Being trolled by a fan seems an oxymoron, but reading SueBE’s post about opposite day, I was reminded of author George RR Martin. Game of Thrones fans have been trolling him to stop living the high life and finish the last book already.

My theory is that Martin has no intention of finishing the series, because once he does, fans may forget about him. Even if they seem to be holding him in contempt, they’re still holding onto him. I guess it’s better to hear invective than to be invisible. Also, there’s the very real possibility that he’s got “you’re-not-the-boss-of-me” syndrome. Fans yell at him to finish the book? He’ll show them. Not gonna do it.

There are sycophants, and then there are psycho-phants. Star Wars fans? Trolling actors to the point that they leave social media? What is wrong with this picture?

In the same way, when you bully someone for being a bully, you’re now part of the problem. We’ve got deep divisions in this country right now, extending all the way to the dining table. There are Washington DC restaurants in the news for refusing to serve political operatives with whom they disagree. I suppose they have the right not to serve any patron. And anyway, wouldn’t you rather know someone hates your guts before they’re alone in a back room with your food?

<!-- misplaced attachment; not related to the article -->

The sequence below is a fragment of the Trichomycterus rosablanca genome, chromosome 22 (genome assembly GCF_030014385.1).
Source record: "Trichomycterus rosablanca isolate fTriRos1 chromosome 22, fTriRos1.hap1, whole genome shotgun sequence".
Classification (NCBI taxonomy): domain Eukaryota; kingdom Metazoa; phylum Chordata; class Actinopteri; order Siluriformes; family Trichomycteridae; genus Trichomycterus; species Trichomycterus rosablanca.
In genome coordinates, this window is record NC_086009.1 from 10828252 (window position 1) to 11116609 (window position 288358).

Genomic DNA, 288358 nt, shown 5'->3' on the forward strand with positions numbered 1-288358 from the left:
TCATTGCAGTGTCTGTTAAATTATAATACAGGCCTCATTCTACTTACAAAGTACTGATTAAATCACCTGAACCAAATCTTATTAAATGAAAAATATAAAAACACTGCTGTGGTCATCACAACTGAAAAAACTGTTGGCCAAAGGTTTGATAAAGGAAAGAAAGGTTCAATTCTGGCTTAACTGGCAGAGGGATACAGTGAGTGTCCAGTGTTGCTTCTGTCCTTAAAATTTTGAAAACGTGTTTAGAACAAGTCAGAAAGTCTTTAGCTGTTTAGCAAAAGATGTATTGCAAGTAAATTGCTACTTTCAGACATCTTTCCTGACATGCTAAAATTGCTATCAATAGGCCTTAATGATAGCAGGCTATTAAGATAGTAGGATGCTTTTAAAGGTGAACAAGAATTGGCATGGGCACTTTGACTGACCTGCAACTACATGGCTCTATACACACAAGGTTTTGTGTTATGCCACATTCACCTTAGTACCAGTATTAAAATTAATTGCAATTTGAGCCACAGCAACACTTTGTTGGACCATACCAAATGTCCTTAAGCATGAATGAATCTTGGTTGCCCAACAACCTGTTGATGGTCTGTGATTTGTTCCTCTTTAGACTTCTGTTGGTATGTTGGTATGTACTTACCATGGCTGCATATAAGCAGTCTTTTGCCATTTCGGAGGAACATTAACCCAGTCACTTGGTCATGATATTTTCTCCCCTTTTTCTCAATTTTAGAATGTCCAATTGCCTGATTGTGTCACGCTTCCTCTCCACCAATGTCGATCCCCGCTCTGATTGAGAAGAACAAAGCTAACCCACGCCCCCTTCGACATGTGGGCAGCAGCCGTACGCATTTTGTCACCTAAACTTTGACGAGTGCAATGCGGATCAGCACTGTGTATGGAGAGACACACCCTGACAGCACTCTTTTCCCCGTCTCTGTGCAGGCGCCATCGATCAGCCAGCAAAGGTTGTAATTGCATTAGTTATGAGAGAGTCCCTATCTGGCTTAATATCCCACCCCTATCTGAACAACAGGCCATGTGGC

Still, there must be a better way to make a point that to heckle each other in this way. Fighting fire with fire just leads to a big conflagration. Sooner or later, someone’s going to get burned.

Mother’s Day started with a power outage this morning around 9 AM.

Hm. Looked at my phone. Only half charged.

Can’t use the internet.

I’ll read my books on Kindle. But… no service. My books are in the cloud.

Well. I’ll go start my coffee.

But. No water.

Hm. Oh wait! I saved my coffee from last night. It’s in the fridge! Yay.

But. No microwave.

Getting chilly in here. Let me turn up the heat.

But. No heat.